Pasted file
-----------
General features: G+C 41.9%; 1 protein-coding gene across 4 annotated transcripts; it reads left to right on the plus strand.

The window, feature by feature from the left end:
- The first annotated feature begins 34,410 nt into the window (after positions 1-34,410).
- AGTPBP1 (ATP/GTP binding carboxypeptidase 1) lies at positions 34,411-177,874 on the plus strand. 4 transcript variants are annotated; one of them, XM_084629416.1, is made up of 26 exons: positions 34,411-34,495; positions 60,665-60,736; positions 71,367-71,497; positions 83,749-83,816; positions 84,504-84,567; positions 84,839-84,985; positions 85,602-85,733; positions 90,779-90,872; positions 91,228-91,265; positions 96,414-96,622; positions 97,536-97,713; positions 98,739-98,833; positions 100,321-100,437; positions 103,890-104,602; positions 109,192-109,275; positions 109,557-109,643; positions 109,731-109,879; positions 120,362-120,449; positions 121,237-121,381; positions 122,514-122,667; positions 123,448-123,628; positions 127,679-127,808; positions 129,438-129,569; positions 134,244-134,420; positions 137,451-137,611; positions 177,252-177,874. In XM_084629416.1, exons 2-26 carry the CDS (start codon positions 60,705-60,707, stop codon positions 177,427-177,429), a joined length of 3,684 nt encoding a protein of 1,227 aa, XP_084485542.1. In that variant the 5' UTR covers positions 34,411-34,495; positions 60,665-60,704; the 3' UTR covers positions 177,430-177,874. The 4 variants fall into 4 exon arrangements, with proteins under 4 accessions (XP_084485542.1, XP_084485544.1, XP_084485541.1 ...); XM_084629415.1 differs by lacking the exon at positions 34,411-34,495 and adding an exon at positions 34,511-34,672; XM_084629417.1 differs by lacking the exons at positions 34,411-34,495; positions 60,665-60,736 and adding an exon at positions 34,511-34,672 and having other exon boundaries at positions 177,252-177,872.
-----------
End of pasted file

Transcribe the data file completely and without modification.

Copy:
General features: G+C 41.9%; 1 protein-coding gene across 4 annotated transcripts; it reads left to right on the plus strand.

The window, feature by feature from the left end:
- The first annotated feature begins 34,410 nt into the window (after positions 1-34,410).
- AGTPBP1 (ATP/GTP binding carboxypeptidase 1) lies at positions 34,411-177,874 on the plus strand. 4 transcript variants are annotated; one of them, XM_084629416.1, is made up of 26 exons: positions 34,411-34,495; positions 60,665-60,736; positions 71,367-71,497; positions 83,749-83,816; positions 84,504-84,567; positions 84,839-84,985; positions 85,602-85,733; positions 90,779-90,872; positions 91,228-91,265; positions 96,414-96,622; positions 97,536-97,713; positions 98,739-98,833; positions 100,321-100,437; positions 103,890-104,602; positions 109,192-109,275; positions 109,557-109,643; positions 109,731-109,879; positions 120,362-120,449; positions 121,237-121,381; positions 122,514-122,667; positions 123,448-123,628; positions 127,679-127,808; positions 129,438-129,569; positions 134,244-134,420; positions 137,451-137,611; positions 177,252-177,874. In XM_084629416.1, exons 2-26 carry the CDS (start codon positions 60,705-60,707, stop codon positions 177,427-177,429), a joined length of 3,684 nt encoding a protein of 1,227 aa, XP_084485542.1. In that variant the 5' UTR covers positions 34,411-34,495; positions 60,665-60,704; the 3' UTR covers positions 177,430-177,874. The 4 variants fall into 4 exon arrangements, with proteins under 4 accessions (XP_084485542.1, XP_084485544.1, XP_084485541.1 ...); XM_084629415.1 differs by lacking the exon at positions 34,411-34,495 and adding an exon at positions 34,511-34,672; XM_084629417.1 differs by lacking the exons at positions 34,411-34,495; positions 60,665-60,736 and adding an exon at positions 34,511-34,672 and having other exon boundaries at positions 177,252-177,872.